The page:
Positioning & Advocacy

Thought for food: How to slash food waste

Consumers can save money and carbon by reducing food waste - on the International Day of Awareness of Food Loss and Waste, we share tips on how to keep food out of the trash.

September 29th is the International Day of Awareness of Food Loss and Waste.  While many in the world go hungry, up to 17% of food is wasted by households, retail and restaurants. 

The Food and Agriculture Organization and UN Environment Programme want this global day to make consumers, producers and policy makers sit up and think about how to halt this massive waste to save money, improve nutrition and reduce pollution. 

Food waste: a double hit on wallets and the environment

Looking just at the EU, almost 59 million tonnes of food, worth an estimated €132 billion are wasted each year – that’s 131 kg per head. Half of this food waste (53%) is generated by households, with the manufacturing industry responsible for 20%. 

This huge amount of waste lands a double hit on wallets and the planet. Wasted food creates its own emissions once thrown away, which adds to the water, energy and biodiversity resources used to grow and produce the discarded food in the first place. 

And it’s costing consumers at a time when inflation has pushed up food costs – a topic explored in our Start Talking webinar ‘The hunger games: are food prices being played?’ and around 33 million EU citizens cannot afford a proper meal every second day. Figures from Eurostat suggest that a four person household would be €400 better off every year if they reduced their food waste. 

Getting date labels right

Our members have long campaigned for companies and policy makers to increase consumers’ understanding of date labels on food which is a big contributor to wasted food. A 2023 study of consumers by the Waste and Resources Action Programme found 41%  of household food waste was from food that had been thrown away because it has gone off or has passed the date label.  Some of this would have been unsafe or inedible food but it’s likely that much would have been perfectly fine to eat but not at its absolute best. 

A use by date is about safety of food for example, indicating when food like meat or dairy should be eaten by. A ‘best before’ is about quality, it shows when a food is at its very best – but it is edible and safe to eat after this date. More public understanding is needed on date labels, plus better storage and open life advice.

Simple food hacks to reduce waste

Of course, cutting down food waste is a shared responsibility that depends on action across the food chain.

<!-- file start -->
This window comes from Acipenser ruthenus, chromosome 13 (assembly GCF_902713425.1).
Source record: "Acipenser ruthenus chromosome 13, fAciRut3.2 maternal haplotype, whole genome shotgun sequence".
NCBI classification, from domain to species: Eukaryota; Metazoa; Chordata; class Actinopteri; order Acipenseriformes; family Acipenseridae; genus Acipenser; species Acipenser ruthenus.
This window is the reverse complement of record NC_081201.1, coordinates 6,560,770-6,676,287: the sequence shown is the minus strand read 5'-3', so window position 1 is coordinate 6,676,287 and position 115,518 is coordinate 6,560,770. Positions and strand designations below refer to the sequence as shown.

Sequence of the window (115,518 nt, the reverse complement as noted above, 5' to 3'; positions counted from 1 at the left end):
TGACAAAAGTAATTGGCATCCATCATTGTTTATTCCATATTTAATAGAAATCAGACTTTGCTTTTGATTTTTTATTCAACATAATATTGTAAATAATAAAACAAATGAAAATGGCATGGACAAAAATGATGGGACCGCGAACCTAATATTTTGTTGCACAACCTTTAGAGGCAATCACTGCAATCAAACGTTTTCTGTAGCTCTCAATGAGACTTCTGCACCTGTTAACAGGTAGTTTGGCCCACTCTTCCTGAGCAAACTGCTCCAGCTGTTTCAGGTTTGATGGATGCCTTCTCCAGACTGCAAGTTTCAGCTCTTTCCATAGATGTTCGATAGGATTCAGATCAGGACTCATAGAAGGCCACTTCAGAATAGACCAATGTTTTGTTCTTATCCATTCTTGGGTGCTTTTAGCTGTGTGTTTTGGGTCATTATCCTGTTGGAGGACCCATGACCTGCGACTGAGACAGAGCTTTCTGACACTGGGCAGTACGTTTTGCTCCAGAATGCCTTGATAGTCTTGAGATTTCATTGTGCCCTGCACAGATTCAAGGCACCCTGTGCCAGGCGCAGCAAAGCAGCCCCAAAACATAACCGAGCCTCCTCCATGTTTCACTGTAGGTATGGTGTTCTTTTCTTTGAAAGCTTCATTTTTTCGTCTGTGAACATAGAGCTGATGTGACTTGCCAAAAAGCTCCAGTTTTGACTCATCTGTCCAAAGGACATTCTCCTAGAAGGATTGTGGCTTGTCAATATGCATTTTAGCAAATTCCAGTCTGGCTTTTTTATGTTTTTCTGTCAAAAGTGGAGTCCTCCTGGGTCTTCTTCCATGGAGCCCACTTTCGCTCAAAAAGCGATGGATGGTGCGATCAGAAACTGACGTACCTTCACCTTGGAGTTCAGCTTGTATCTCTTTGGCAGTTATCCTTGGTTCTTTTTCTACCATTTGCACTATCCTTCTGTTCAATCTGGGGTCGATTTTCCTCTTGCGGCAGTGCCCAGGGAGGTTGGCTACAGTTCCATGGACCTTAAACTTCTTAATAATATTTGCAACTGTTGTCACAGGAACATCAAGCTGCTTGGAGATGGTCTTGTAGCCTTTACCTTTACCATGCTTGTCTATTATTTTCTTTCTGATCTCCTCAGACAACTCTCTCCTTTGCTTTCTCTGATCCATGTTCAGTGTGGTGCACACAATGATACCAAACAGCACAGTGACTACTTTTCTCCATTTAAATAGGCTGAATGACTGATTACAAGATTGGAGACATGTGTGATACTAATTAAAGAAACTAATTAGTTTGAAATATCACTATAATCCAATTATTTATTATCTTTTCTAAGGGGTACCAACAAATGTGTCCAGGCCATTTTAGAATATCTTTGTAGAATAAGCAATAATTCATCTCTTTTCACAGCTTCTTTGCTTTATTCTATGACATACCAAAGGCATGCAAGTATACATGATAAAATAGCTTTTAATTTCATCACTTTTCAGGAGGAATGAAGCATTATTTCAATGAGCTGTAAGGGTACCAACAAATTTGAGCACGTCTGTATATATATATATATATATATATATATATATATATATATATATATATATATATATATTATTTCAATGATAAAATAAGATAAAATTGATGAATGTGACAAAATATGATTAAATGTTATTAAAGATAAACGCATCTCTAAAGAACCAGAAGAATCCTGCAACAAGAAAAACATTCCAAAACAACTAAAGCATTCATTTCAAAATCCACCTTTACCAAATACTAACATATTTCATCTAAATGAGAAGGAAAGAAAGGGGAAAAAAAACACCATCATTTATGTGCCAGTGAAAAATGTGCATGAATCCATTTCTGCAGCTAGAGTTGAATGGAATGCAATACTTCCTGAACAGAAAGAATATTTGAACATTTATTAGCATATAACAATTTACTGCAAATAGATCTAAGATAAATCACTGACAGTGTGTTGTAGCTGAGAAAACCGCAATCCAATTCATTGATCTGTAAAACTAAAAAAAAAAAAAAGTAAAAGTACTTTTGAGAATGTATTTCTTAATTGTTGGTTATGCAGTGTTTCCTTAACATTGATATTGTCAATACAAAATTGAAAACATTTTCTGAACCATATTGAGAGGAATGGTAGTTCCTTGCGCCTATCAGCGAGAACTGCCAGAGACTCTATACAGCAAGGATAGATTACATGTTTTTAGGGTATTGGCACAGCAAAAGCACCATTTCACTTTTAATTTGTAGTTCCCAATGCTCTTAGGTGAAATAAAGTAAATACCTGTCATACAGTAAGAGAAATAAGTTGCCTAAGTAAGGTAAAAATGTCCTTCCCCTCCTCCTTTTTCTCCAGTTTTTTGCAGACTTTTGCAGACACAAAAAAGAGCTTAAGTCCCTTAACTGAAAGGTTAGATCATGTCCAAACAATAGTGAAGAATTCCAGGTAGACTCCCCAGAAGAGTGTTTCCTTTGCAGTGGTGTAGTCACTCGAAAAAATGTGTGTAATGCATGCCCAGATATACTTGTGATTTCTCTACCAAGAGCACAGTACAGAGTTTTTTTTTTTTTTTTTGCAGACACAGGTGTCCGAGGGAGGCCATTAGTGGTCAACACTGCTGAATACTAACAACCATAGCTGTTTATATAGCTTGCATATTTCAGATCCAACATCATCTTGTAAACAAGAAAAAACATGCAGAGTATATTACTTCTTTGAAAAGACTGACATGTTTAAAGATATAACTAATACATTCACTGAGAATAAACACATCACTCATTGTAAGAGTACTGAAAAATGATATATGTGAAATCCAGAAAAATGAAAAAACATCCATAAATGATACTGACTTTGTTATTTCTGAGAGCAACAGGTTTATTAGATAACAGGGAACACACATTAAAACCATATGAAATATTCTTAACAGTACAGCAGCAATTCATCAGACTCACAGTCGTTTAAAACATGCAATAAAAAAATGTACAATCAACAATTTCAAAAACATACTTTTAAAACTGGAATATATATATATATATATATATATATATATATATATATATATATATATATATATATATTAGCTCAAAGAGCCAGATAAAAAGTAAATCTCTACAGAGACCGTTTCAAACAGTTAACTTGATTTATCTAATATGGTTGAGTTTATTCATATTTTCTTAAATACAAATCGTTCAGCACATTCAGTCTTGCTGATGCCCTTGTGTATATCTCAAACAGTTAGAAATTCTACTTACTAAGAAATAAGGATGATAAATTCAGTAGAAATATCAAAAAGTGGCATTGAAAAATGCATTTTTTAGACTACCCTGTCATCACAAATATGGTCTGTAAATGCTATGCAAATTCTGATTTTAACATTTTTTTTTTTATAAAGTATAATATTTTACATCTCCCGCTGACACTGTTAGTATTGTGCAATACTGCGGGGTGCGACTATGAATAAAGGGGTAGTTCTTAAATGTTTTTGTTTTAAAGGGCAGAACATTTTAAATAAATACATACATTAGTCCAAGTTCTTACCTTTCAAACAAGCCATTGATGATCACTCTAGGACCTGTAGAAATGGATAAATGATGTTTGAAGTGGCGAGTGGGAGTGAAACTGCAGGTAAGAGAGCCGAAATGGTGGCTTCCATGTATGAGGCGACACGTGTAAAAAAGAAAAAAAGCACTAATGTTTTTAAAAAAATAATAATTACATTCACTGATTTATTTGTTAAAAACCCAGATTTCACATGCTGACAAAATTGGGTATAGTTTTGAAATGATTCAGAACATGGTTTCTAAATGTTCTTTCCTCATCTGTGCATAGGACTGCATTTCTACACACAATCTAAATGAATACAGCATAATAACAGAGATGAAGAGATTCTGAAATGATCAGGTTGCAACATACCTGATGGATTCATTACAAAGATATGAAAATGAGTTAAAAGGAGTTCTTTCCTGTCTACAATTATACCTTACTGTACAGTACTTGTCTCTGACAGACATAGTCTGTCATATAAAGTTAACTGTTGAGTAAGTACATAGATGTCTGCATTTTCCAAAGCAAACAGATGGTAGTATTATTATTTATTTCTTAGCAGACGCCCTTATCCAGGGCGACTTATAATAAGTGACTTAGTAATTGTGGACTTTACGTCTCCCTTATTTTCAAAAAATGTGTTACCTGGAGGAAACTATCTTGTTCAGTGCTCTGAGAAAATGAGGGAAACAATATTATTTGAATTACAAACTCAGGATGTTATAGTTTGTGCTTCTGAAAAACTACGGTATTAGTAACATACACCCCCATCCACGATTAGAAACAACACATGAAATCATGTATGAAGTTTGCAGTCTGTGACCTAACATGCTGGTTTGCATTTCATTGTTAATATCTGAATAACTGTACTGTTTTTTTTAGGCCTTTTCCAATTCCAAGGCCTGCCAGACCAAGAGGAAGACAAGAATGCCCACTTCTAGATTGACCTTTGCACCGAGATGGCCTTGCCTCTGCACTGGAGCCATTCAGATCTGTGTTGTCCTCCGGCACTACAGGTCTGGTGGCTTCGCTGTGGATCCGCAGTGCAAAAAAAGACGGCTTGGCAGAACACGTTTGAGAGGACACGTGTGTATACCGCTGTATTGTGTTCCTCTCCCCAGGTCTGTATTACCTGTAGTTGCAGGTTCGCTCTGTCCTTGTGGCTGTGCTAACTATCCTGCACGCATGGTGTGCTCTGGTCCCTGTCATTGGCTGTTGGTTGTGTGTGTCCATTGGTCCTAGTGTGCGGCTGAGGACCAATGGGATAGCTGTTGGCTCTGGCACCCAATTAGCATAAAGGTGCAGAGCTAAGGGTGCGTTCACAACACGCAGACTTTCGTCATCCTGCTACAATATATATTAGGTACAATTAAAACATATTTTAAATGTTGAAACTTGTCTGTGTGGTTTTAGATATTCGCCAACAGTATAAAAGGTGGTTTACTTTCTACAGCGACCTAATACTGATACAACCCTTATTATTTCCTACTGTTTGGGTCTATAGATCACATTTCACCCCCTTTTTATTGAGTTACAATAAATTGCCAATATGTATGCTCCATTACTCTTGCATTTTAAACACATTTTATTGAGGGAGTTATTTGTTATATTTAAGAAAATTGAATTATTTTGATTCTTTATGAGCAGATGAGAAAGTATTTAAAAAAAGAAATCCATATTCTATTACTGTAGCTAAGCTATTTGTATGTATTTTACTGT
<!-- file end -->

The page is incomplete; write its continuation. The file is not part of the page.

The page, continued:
Apart from better understanding of date labeling, how else can consumers play their part in getting waste levels to a minimum and helping Europe meet its food waste reduction targets of slashing waste by 30% in retail, restaurants, households?

Our Italian member Altroconsumo and Belgian member Testachats/Test Aankoop have these top tips for consumers to try: 

Shopping for food: 

  • Plan meals, make a list and stick to it. 
  • Check the fridge and pantry before you make your shopping list, to avoid buying duplicates.
  • Try not to be be tempted by ‘special’ offers once you’re in the store – you might be persuaded to buy more than you need or large amounts which you can’t use in time

Food at home: 

  • Store food sensibly, set the fridge to +4°C to keep things fresh as long as possible, and move food set to expire to the front of the shelf  
  • Freeze anything – meat, fish, bread, vegetables and fruit can all be frozen for use later on.
  • know the difference between ‘best before’ and ‘use by’ dates. 

Eating out: 

  • Choose or ask for a portion size that you need
  • be brave about asking to take away leftover food. Italian anti-waste laws brought in in 2016 have encouraged restaurateurs to stock recyclable containers for people to take away leftovers. The more people that ask the more it becomes a natural part of an evening out.  

Food waste is everyone’s responsibility 

Perhaps in the near future digital tech can help – with dynamic discounting of food in real time as it nears its expiry date. Smart labels on food which link to key data on production and waste reduction performance so consumers can reward those manufacturers who have prioritised designing out waste in the system.  

Reducing consumer food waste is everyone’s responsibility but consumers’ behaviour can send a powerful message to supermarkets and restaurants that they are serious about cutting down on waste and willing to support businesses that help them do this.